Museveni To Farmers: Don’t Overprice Milk

KAMPALA – Insidious cattle diseases such as Foot and Mouth and Anthrax have diminished the quality of the country’s animal products, made farmers to overprice milk and narrowed their competitive edge in the international market”, President Yoweri Kaguta Museveni Tubuhaburwa has said.

“The global demand for milk products is 906 billion litres valued at US$ 458 billion therefore our present production of 2.6 billion litres of milk can enter the global market provided you solve the problem of cattle diseases such as Foot and Mouth, Contagious Bovine Pleuro Pneumonia (CBPP) and Anthrax and of course also offer competitive prices,” the president said in his annual State of the Nation Address last week at Kololo Independence Grounds.

“Therefore, the Banyankore I once met at Rwakitura clamoring to over price milk need to know more about this global competition for market with countries such as New Zealand and Holland,” the president added.

“So, one day I attended a meeting at Rwakitura with the Banyankore. They said we want more money for our milk but if you overprice milk, how will it compete in London, Beijing, New Delhi and New York with milk from other countries? So, we need to wake up our people that we are struggling in a global environment,” he said.

Museveni said Uganda needs to produce quality products to compete internationally.

“Our people need to know that if we are to compete for global markets, our products must be of good quality, must be safe but also cheaper than what other countries are offering,” he said, adding that finding market for agricultural products is not an issue, the post-harvest mishandling of the products is.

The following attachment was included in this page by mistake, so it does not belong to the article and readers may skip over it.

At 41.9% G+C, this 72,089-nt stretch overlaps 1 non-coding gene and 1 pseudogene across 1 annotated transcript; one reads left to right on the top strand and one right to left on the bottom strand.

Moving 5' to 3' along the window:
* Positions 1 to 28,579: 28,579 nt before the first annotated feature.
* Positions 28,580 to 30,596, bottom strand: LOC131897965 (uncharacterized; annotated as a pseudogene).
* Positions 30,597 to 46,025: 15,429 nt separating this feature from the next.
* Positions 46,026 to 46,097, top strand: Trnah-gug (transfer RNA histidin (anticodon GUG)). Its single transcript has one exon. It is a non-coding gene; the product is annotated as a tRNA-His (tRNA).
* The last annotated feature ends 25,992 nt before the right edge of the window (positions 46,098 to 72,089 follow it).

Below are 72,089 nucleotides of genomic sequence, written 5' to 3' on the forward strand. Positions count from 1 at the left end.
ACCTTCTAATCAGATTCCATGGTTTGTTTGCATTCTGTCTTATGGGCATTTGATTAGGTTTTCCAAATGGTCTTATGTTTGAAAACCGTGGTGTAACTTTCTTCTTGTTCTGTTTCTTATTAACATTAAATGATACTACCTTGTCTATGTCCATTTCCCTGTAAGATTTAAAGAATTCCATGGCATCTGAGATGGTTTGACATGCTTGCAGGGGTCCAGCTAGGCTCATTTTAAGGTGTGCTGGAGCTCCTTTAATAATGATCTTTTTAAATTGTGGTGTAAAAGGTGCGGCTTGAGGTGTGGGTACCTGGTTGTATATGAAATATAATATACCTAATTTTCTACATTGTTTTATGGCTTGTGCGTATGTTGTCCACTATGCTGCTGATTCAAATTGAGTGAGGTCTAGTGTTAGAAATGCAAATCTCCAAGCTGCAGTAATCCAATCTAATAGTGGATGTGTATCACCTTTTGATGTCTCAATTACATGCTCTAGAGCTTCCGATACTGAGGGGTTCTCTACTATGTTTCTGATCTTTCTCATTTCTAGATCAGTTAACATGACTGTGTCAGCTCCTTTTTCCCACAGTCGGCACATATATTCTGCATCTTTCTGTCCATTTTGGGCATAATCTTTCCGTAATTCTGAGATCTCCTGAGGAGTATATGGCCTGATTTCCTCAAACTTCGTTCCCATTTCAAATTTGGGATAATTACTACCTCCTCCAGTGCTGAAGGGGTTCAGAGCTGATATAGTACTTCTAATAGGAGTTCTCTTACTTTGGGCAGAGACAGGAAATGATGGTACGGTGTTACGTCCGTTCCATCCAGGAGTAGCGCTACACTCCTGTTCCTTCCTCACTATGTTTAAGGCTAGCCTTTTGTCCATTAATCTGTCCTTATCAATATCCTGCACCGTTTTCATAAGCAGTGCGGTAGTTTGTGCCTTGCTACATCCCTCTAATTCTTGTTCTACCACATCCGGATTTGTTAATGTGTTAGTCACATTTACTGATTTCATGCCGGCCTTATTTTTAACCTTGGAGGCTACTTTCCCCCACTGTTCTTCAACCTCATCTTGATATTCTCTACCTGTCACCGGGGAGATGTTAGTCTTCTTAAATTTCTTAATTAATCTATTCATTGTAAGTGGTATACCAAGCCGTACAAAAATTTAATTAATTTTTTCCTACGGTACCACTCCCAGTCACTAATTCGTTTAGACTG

“The global demand for maize and maize products is 852 million metric tons valued at US$ 152 billion therefore our production of five million tons of maize can be absorbed provided we solve the problem of quality, getting rid of the shameful aflatoxins- caused by people who mishandle food during harvesting. Why do you mishandle people’s food?” Museveni asked

He said demand for Ugandan products is high.

“Fortunately, the global demand is able to take all the coffee because the global coffee demand is 166.34 million tons and the global demand for milk products is 906 billion litres, valued at US$ 458.1 billion. Therefore, our present production of 2.6 billion liters of milk, can enter the global market provided we solve the problem of cattle diseases (Foot and Mouth, CBPP, anthrax),” he said.

He also appealed to all Ugandans to join the money economy through practicing commercial farming.

“Let all the leaders stop confusing people by sending contradictory or divergent messages. The NRM message ever since 1966 has been; all homesteads should join the money economy and stop working just for the stomach,” Museveni said.

He said the performance of industries in Uganda is still held back by the heavy costs of manufacturing, which include; exploitative commercial bank loans and high transport among others.